Aspirin resistance and diabetes mellitus

Academic Unit of Molecular Vascular Medicine, The LIGHT Laboratories, University of Leeds, Leeds LS2 9JT, UK.
Diabetologia (Impact Factor: 6.67). 04/2008; 51(3):385-90. DOI: 10.1007/s00125-007-0898-3
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    • "Thus, an aggressive antiaggregating treatment with aspirin is strongly recommended for diabetic patients (4). The aspirin-induced prevention of cardiovascular events, however, is lower in diabetes than in the general population (5–7). Among the mechanisms involved in aspirin resistance are the accelerated half-life of circulating platelets, the occurrence of a proinflammatory and prothrombotic status, the presence of an increased oxidative stress responsible for platelet activation through isoprostanes, and the use of inadequate aspirin doses (8–10). "
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    ABSTRACT: Since hyperglycemia is involved in the "aspirin resistance" occurring in diabetes, we aimed at evaluating whether high glucose interferes with the aspirin-induced inhibition of thromboxane synthesis and/or activation of the nitric oxide (NO)/cGMP/cGMP-dependent protein kinase (PKG) pathway in platelets. For this purpose, in platelets from 60 healthy volunteers incubated for 60 min with 5-25 mmol/L d-glucose or iso-osmolar mannitol, we evaluated the influence of a 30-min incubation with lysine acetylsalicylate (L-ASA; 1-300 μmol/L) on 1) platelet function under shear stress; 2) aggregation induced by sodium arachidonate or ADP; 3) agonist-induced thromboxane production; and 4) NO production, cGMP synthesis, and PKG-induced vasodilator-stimulated phosphoprotein phosphorylation. Experiments were repeated in the presence of the antioxidant agent amifostine. We observed that platelet exposure to 25 mmol/L d-glucose, but not to iso-osmolar mannitol, 1) reduced the ability of L-ASA to inhibit platelet responses to agonists; 2) did not modify the L-ASA-induced inhibition of thromboxane synthesis; and 3) prevented the L-ASA-induced activation of the NO/cGMP/PKG pathway. Preincubation with amifostine reversed the high-glucose effects. Thus, high glucose acutely reduces the antiaggregating effect of aspirin, does not modify the aspirin-induced inhibition of thromboxane synthesis, and inhibits the aspirin-induced activation of the NO/cGMP/PKG pathway. These results identify a mechanism by which high glucose interferes with the aspirin action.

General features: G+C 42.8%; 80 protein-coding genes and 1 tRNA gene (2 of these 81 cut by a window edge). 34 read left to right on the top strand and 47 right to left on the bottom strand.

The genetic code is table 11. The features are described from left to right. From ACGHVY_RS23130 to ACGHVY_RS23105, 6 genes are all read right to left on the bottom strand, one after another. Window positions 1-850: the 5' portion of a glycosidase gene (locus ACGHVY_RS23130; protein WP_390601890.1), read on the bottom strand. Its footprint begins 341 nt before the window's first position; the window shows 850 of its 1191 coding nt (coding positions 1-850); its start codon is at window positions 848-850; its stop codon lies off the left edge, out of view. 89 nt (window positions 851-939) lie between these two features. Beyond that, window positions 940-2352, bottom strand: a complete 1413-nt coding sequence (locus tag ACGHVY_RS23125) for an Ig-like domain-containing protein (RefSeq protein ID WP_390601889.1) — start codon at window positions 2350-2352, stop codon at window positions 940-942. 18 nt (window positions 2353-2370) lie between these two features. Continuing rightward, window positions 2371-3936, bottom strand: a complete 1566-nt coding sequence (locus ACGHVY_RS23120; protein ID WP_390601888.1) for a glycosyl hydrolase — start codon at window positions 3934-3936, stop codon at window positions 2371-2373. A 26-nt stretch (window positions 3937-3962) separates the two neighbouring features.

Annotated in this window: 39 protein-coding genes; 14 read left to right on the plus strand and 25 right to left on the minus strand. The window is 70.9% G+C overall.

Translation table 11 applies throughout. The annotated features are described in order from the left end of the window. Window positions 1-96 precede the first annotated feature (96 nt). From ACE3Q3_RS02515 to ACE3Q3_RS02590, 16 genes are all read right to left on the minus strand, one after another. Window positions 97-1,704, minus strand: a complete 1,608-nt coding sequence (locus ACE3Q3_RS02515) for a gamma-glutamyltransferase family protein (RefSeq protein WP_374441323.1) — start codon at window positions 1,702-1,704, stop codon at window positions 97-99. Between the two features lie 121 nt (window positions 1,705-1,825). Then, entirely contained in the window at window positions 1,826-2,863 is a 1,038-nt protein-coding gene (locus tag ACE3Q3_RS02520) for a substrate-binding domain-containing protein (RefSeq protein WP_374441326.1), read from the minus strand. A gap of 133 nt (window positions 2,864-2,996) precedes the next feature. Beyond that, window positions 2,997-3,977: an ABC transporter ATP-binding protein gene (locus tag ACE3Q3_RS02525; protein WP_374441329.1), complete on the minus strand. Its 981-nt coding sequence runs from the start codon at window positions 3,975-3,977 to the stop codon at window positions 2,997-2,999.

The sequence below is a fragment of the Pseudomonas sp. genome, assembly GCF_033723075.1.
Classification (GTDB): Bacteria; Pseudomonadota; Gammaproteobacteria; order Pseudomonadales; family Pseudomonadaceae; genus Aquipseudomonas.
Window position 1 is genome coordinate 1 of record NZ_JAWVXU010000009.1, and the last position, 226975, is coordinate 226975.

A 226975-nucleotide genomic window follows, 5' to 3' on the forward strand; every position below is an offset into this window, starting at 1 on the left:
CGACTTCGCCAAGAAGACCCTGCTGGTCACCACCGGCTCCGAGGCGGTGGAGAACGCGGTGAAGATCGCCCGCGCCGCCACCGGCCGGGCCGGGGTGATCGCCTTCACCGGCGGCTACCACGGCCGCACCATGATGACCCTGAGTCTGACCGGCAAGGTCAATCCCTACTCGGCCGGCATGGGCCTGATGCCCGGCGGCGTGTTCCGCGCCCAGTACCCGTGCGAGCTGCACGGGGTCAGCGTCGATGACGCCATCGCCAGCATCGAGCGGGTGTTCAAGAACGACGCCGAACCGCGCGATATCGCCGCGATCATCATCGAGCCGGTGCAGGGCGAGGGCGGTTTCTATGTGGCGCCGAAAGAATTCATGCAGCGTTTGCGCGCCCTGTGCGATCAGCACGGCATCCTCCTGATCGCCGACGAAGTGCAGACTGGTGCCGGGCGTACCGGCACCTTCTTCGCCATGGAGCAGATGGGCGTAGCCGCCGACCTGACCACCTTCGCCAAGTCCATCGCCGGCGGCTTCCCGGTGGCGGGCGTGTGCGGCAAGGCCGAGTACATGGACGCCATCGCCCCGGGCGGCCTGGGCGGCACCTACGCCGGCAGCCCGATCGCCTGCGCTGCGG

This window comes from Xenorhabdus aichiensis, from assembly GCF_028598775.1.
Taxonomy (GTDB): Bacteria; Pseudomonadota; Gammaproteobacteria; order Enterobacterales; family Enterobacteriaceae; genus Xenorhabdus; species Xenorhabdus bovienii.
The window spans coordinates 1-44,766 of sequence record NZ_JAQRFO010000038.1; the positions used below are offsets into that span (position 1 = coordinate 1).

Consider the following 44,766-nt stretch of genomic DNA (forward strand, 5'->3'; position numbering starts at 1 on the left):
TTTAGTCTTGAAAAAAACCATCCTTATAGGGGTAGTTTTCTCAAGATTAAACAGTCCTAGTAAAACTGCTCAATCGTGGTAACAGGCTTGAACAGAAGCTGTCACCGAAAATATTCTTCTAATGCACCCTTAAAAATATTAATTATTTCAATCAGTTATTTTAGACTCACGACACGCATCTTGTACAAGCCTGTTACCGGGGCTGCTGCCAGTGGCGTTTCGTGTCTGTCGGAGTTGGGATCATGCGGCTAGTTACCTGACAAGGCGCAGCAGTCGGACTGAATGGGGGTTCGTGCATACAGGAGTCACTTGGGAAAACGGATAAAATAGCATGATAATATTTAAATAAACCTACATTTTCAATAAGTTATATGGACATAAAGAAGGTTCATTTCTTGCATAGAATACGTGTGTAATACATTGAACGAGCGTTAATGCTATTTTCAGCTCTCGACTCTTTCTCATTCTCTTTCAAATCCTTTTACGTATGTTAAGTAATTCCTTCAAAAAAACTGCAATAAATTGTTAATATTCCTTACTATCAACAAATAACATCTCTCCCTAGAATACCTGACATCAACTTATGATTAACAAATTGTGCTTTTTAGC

Diabetes 07/2012; 61(11):2913-21. DOI:10.2337/db12-0040 · 8.10 Impact Factor
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    • "Diabetes mellitus (DM) is complicated by an increased risk of coronary artery disease (CAD) and cardiovascular events [1] [2] [3]. Furthermore, diabetic patients without previous myocardial infarction (MI) carry a similarly high risk of developing acute MI as nondiabetic patients with previous MI [4]. "